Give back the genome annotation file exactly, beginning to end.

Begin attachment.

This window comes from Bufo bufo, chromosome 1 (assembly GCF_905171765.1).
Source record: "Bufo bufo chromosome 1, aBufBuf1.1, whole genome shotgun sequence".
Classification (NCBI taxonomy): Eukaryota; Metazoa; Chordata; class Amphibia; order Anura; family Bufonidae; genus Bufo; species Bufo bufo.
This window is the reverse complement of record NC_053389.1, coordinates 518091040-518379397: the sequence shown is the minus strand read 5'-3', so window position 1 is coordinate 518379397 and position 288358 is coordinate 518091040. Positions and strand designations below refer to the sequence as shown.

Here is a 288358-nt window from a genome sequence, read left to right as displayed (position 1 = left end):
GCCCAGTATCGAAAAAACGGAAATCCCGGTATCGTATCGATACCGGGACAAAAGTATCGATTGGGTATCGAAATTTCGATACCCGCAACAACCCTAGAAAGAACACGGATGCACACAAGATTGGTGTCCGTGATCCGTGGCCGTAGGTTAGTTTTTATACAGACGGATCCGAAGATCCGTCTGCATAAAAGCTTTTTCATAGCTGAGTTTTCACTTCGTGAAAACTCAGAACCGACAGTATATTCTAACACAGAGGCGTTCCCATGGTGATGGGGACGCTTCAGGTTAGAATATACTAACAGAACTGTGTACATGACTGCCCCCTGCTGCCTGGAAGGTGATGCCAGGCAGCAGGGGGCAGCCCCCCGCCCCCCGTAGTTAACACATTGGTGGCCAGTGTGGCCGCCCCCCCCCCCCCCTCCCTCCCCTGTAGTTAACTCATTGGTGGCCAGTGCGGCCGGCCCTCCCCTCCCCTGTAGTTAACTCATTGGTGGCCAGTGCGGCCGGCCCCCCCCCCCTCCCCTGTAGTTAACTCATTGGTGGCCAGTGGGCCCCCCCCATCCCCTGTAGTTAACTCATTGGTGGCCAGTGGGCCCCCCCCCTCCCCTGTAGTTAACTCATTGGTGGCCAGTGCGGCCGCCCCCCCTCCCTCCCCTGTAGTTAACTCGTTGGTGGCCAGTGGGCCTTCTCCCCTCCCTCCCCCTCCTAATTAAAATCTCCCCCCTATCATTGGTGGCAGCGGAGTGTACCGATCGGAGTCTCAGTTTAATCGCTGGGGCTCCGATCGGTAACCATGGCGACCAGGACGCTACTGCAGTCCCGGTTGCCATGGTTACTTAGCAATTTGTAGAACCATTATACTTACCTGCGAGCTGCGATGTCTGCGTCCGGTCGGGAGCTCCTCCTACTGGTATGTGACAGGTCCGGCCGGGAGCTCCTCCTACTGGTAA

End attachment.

This window comes from Bufo bufo, chromosome 1 (assembly GCF_905171765.1).
Source record: "Bufo bufo chromosome 1, aBufBuf1.1, whole genome shotgun sequence".
Classification (NCBI taxonomy): Eukaryota; Metazoa; Chordata; class Amphibia; order Anura; family Bufonidae; genus Bufo; species Bufo bufo.
This window is the reverse complement of record NC_053389.1, coordinates 518091040-518379397: the sequence shown is the minus strand read 5'-3', so window position 1 is coordinate 518379397 and position 288358 is coordinate 518091040. Positions and strand designations below refer to the sequence as shown.

Here is a 288358-nt window from a genome sequence, read left to right as displayed (position 1 = left end):
GCCCAGTATCGAAAAAACGGAAATCCCGGTATCGTATCGATACCGGGACAAAAGTATCGATTGGGTATCGAAATTTCGATACCCGCAACAACCCTAGAAAGAACACGGATGCACACAAGATTGGTGTCCGTGATCCGTGGCCGTAGGTTAGTTTTTATACAGACGGATCCGAAGATCCGTCTGCATAAAAGCTTTTTCATAGCTGAGTTTTCACTTCGTGAAAACTCAGAACCGACAGTATATTCTAACACAGAGGCGTTCCCATGGTGATGGGGACGCTTCAGGTTAGAATATACTAACAGAACTGTGTACATGACTGCCCCCTGCTGCCTGGAAGGTGATGCCAGGCAGCAGGGGGCAGCCCCCCGCCCCCCGTAGTTAACACATTGGTGGCCAGTGTGGCCGCCCCCCCCCCCCCCTCCCTCCCCTGTAGTTAACTCATTGGTGGCCAGTGCGGCCGGCCCTCCCCTCCCCTGTAGTTAACTCATTGGTGGCCAGTGCGGCCGGCCCCCCCCCCCTCCCCTGTAGTTAACTCATTGGTGGCCAGTGGGCCCCCCCCATCCCCTGTAGTTAACTCATTGGTGGCCAGTGGGCCCCCCCCCTCCCCTGTAGTTAACTCATTGGTGGCCAGTGCGGCCGCCCCCCCTCCCTCCCCTGTAGTTAACTCGTTGGTGGCCAGTGGGCCTTCTCCCCTCCCTCCCCCTCCTAATTAAAATCTCCCCCCTATCATTGGTGGCAGCGGAGTGTACCGATCGGAGTCTCAGTTTAATCGCTGGGGCTCCGATCGGTAACCATGGCGACCAGGACGCTACTGCAGTCCCGGTTGCCATGGTTACTTAGCAATTTGTAGAACCATTATACTTACCTGCGAGCTGCGATGTCTGCGTCCGGTCGGGAGCTCCTCCTACTGGTATGTGACAGGTCCGGCCGGGAGCTCCTCCTACTGGTAA